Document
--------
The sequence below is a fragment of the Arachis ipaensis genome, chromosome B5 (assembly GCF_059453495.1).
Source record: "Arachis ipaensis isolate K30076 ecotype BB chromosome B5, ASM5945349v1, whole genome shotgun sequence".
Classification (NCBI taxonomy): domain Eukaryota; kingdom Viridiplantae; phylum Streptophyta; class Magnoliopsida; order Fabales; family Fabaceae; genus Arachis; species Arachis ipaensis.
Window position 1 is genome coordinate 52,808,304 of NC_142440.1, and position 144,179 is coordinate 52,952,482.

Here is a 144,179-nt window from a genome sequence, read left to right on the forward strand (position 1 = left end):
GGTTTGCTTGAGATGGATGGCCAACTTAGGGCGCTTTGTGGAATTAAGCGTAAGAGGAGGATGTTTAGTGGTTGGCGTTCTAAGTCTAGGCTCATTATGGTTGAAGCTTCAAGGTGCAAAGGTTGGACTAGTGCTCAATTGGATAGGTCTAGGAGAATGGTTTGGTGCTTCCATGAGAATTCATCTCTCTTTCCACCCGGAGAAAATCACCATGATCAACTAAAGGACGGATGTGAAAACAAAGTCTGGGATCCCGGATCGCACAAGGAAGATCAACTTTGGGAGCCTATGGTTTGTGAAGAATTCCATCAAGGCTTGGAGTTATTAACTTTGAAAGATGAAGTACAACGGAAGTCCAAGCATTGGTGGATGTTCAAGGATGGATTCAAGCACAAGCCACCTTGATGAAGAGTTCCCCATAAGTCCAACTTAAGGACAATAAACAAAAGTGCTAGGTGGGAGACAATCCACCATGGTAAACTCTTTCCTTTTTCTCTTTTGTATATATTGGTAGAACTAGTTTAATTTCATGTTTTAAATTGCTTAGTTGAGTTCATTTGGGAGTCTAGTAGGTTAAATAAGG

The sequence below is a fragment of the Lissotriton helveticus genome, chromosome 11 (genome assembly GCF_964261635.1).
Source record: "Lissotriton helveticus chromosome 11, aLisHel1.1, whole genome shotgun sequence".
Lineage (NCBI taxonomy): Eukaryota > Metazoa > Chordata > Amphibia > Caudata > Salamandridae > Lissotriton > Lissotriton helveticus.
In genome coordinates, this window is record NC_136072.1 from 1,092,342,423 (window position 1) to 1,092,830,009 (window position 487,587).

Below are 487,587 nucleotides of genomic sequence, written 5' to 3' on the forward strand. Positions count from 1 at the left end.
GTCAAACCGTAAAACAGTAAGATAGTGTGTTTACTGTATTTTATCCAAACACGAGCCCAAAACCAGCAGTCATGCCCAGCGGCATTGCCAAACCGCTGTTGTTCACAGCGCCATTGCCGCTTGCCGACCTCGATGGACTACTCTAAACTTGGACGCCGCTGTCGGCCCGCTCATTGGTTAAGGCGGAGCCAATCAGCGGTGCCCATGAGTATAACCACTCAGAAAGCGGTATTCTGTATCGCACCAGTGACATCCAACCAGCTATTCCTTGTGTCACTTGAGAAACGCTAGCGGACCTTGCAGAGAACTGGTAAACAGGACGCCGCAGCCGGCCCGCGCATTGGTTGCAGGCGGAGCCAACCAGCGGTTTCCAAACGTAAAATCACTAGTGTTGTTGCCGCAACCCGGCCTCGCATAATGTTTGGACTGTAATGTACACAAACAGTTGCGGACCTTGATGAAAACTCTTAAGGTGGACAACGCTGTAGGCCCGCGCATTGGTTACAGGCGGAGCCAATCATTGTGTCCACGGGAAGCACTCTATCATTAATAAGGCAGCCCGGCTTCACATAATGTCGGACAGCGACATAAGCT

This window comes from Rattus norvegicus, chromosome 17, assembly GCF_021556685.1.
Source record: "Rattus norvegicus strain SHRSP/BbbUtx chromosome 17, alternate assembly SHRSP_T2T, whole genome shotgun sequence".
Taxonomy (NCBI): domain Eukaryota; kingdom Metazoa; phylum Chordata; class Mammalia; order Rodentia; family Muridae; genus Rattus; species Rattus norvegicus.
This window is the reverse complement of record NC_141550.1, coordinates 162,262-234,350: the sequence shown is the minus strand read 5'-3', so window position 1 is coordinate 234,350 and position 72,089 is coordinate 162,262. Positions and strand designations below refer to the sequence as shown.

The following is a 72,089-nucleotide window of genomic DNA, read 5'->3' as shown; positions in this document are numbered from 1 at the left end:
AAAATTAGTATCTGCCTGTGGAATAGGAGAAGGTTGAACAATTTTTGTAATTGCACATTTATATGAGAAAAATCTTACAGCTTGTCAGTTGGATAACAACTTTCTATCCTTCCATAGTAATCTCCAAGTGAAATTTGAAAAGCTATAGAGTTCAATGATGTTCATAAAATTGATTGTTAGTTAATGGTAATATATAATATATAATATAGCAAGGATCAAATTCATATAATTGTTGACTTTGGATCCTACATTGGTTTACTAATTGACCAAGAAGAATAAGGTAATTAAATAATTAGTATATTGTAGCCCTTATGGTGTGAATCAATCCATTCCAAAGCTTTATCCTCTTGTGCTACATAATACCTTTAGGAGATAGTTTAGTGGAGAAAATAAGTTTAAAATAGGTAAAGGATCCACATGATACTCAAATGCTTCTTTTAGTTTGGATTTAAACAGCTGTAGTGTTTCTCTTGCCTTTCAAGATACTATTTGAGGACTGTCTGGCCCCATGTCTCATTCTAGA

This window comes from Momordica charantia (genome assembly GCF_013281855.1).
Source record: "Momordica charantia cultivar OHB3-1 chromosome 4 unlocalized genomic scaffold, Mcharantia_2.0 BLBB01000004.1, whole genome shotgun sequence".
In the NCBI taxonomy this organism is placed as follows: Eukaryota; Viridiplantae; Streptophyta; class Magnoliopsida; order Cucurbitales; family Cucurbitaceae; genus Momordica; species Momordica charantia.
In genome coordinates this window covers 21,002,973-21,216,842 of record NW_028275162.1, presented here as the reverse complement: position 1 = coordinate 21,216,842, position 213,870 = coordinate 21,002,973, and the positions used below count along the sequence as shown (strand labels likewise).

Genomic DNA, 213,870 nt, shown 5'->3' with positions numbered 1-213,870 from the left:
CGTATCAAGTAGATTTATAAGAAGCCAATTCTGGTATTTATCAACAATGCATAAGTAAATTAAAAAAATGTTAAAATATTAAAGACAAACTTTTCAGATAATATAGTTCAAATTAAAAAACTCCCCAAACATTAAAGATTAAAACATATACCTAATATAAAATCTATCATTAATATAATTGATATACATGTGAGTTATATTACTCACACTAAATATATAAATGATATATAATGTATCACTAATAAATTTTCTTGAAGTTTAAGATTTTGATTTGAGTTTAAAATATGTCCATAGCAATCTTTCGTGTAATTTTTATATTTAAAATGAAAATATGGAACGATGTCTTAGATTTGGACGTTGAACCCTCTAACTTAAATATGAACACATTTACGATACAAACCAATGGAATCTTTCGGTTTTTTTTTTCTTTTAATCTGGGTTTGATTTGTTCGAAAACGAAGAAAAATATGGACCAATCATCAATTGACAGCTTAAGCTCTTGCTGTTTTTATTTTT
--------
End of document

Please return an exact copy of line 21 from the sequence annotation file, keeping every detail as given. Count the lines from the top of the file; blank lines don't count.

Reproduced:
In the NCBI taxonomy this organism is placed as follows: Eukaryota; Viridiplantae; Streptophyta; class Magnoliopsida; order Cucurbitales; family Cucurbitaceae; genus Momordica; species Momordica charantia.